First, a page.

Time for a Makeover
Topics: Healthy Weight
, Vitamin C
, Cooking Methods
Ready to decrease calories, fat, especially saturated fat, trans fat or sodium … or boost calcium, fiber or other nutrients? You can transform almost any recipe, even Mom's specialties. A few subtle modifications may improve their nutrition content without much flavor change. Experiment more dramatically by adding more fruits, vegetables or whole grains to recipes!
Chefs and test-kitchen experts change recipes all the time. There's nothing sacred about most recipes (except perhaps Mom's). Recipes get altered when new ingredients come on the market, when cooking equipment changes, when consumers want recipe shortcuts, when ingredients are in or out of season or become more or less costly, when consumers shift food preferences and when nutrition and health issues arise.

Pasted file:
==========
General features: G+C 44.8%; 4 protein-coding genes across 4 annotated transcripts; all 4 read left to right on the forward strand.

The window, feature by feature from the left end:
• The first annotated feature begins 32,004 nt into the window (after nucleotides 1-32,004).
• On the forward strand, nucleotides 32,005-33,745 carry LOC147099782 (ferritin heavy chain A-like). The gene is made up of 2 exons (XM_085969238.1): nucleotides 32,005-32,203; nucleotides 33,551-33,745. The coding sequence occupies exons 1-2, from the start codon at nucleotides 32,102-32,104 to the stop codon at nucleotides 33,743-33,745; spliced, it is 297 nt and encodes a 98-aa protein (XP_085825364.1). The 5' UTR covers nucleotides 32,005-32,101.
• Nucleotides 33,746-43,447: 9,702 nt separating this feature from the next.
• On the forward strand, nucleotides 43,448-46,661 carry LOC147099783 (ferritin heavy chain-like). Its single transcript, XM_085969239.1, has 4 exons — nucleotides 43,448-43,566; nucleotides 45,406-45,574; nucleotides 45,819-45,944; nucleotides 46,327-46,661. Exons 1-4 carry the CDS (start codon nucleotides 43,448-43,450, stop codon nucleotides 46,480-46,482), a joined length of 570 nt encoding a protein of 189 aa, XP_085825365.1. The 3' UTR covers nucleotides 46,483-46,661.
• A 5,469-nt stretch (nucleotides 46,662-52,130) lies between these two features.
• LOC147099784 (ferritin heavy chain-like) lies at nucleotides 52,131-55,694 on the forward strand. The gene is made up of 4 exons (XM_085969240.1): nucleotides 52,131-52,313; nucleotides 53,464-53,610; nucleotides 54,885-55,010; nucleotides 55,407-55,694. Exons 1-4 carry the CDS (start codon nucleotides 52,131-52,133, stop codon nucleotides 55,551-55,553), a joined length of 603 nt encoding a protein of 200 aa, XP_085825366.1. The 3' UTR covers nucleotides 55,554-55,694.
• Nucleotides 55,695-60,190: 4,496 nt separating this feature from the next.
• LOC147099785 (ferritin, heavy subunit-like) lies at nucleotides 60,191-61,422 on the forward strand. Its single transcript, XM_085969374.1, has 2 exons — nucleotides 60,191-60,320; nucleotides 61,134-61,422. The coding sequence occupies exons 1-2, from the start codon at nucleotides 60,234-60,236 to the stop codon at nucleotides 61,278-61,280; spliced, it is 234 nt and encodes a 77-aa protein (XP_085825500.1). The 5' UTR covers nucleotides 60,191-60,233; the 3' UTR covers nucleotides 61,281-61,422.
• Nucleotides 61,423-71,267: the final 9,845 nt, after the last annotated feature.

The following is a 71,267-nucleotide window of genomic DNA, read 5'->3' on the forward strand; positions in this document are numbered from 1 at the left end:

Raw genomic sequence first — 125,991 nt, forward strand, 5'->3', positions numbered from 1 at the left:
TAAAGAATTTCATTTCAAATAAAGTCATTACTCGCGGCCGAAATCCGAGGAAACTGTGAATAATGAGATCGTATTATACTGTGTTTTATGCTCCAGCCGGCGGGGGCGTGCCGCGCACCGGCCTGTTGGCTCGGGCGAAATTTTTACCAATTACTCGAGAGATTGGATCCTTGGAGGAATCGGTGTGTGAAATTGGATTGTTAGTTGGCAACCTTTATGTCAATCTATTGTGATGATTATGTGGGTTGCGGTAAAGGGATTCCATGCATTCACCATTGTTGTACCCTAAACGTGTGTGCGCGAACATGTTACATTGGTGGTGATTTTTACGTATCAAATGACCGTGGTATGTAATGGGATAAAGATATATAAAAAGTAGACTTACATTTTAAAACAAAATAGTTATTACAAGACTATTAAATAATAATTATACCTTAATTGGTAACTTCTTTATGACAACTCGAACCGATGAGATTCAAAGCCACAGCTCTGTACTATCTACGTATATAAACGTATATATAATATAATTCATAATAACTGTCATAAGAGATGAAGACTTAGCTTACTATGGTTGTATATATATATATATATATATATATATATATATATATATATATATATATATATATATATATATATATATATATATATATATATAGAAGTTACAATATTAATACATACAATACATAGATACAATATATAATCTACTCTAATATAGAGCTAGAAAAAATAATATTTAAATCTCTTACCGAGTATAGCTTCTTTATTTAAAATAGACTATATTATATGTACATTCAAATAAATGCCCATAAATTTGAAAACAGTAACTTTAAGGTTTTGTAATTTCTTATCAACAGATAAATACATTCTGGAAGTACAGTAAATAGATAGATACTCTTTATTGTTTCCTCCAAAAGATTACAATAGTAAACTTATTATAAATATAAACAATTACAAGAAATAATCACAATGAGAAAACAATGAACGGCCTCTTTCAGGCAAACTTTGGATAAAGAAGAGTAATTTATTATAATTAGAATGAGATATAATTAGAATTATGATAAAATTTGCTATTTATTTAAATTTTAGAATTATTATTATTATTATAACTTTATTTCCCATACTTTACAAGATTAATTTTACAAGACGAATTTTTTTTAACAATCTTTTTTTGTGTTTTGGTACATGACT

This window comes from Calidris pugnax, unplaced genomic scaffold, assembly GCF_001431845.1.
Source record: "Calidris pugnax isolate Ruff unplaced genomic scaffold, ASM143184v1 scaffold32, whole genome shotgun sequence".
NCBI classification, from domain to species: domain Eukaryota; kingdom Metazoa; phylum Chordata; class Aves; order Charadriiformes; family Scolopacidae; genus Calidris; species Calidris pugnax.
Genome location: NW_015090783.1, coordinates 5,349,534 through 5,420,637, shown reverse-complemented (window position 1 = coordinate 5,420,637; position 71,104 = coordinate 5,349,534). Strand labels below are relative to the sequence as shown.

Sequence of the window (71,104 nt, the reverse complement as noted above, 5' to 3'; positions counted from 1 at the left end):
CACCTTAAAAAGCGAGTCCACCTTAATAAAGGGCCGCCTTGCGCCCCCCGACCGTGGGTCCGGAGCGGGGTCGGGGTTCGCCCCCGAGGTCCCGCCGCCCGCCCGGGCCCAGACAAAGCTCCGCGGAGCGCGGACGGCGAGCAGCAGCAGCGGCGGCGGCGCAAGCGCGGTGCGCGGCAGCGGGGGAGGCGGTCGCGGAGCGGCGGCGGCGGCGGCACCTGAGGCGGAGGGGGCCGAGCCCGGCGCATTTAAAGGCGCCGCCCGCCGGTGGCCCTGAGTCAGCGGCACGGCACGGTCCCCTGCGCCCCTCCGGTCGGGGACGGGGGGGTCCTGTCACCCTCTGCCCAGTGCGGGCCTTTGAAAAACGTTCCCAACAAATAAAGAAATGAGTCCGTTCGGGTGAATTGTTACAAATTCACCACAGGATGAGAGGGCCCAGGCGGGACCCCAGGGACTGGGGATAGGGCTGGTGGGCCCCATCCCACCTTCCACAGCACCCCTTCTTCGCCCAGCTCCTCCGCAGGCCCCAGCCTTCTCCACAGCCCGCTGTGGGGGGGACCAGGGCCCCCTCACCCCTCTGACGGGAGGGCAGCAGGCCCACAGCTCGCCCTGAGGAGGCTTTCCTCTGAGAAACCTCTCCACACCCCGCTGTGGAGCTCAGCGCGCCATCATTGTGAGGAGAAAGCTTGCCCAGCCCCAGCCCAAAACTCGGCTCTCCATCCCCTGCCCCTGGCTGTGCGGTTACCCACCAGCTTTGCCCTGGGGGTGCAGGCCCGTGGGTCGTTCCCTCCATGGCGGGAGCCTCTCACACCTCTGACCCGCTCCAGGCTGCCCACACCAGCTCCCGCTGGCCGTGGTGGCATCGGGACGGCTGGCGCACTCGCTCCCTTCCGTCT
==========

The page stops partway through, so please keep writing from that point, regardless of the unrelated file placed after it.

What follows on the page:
In your own "test kitchen," you can modify recipes in several ways: change the ingredients, modify the way the recipes are prepared, cut portion sizes or do all three. Even one or two small recipe changes can net a significant difference in the nutrition content.